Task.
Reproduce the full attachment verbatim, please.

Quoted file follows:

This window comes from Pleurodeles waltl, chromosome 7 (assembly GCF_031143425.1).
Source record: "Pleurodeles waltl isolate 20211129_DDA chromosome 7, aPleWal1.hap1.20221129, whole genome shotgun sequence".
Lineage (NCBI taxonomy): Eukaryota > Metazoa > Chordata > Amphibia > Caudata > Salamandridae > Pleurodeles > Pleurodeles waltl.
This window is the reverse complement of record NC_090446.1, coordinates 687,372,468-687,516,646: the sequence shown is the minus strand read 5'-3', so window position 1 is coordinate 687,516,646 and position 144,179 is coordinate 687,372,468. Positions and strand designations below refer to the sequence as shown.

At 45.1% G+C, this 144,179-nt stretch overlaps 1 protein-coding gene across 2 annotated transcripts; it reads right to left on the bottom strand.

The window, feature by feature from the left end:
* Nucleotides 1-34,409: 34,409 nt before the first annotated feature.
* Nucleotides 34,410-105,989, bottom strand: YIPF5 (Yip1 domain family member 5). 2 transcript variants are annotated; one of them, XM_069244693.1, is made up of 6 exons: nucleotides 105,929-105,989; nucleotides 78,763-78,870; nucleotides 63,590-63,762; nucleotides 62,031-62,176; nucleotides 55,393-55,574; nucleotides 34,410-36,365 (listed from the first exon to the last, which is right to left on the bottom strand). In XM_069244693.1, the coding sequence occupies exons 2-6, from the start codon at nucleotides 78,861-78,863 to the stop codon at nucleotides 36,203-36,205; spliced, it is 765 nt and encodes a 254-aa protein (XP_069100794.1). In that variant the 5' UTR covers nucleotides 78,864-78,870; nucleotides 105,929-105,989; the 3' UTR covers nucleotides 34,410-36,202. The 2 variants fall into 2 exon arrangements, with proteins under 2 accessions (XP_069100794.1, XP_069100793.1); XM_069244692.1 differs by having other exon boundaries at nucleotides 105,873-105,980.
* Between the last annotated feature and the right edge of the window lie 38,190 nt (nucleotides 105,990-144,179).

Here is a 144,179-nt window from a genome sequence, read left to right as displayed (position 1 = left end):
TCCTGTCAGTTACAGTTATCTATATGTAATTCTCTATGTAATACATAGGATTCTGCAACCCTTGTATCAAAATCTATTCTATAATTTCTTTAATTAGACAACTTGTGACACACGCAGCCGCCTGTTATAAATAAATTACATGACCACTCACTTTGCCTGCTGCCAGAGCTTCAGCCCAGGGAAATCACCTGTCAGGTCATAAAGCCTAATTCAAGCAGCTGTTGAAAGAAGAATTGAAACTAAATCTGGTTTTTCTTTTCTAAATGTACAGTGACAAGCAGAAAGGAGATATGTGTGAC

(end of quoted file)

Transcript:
This window comes from Pleurodeles waltl, chromosome 7 (assembly GCF_031143425.1).
Source record: "Pleurodeles waltl isolate 20211129_DDA chromosome 7, aPleWal1.hap1.20221129, whole genome shotgun sequence".
Lineage (NCBI taxonomy): Eukaryota > Metazoa > Chordata > Amphibia > Caudata > Salamandridae > Pleurodeles > Pleurodeles waltl.
This window is the reverse complement of record NC_090446.1, coordinates 687,372,468-687,516,646: the sequence shown is the minus strand read 5'-3', so window position 1 is coordinate 687,516,646 and position 144,179 is coordinate 687,372,468. Positions and strand designations below refer to the sequence as shown.

At 45.1% G+C, this 144,179-nt stretch overlaps 1 protein-coding gene across 2 annotated transcripts; it reads right to left on the bottom strand.

The window, feature by feature from the left end:
* Nucleotides 1-34,409: 34,409 nt before the first annotated feature.
* Nucleotides 34,410-105,989, bottom strand: YIPF5 (Yip1 domain family member 5). 2 transcript variants are annotated; one of them, XM_069244693.1, is made up of 6 exons: nucleotides 105,929-105,989; nucleotides 78,763-78,870; nucleotides 63,590-63,762; nucleotides 62,031-62,176; nucleotides 55,393-55,574; nucleotides 34,410-36,365 (listed from the first exon to the last, which is right to left on the bottom strand). In XM_069244693.1, the coding sequence occupies exons 2-6, from the start codon at nucleotides 78,861-78,863 to the stop codon at nucleotides 36,203-36,205; spliced, it is 765 nt and encodes a 254-aa protein (XP_069100794.1). In that variant the 5' UTR covers nucleotides 78,864-78,870; nucleotides 105,929-105,989; the 3' UTR covers nucleotides 34,410-36,202. The 2 variants fall into 2 exon arrangements, with proteins under 2 accessions (XP_069100794.1, XP_069100793.1); XM_069244692.1 differs by having other exon boundaries at nucleotides 105,873-105,980.
* Between the last annotated feature and the right edge of the window lie 38,190 nt (nucleotides 105,990-144,179).

Here is a 144,179-nt window from a genome sequence, read left to right as displayed (position 1 = left end):
TCCTGTCAGTTACAGTTATCTATATGTAATTCTCTATGTAATACATAGGATTCTGCAACCCTTGTATCAAAATCTATTCTATAATTTCTTTAATTAGACAACTTGTGACACACGCAGCCGCCTGTTATAAATAAATTACATGACCACTCACTTTGCCTGCTGCCAGAGCTTCAGCCCAGGGAAATCACCTGTCAGGTCATAAAGCCTAATTCAAGCAGCTGTTGAAAGAAGAATTGAAACTAAATCTGGTTTTTCTTTTCTAAATGTACAGTGACAAGCAGAAAGGAGATATGTGTGAC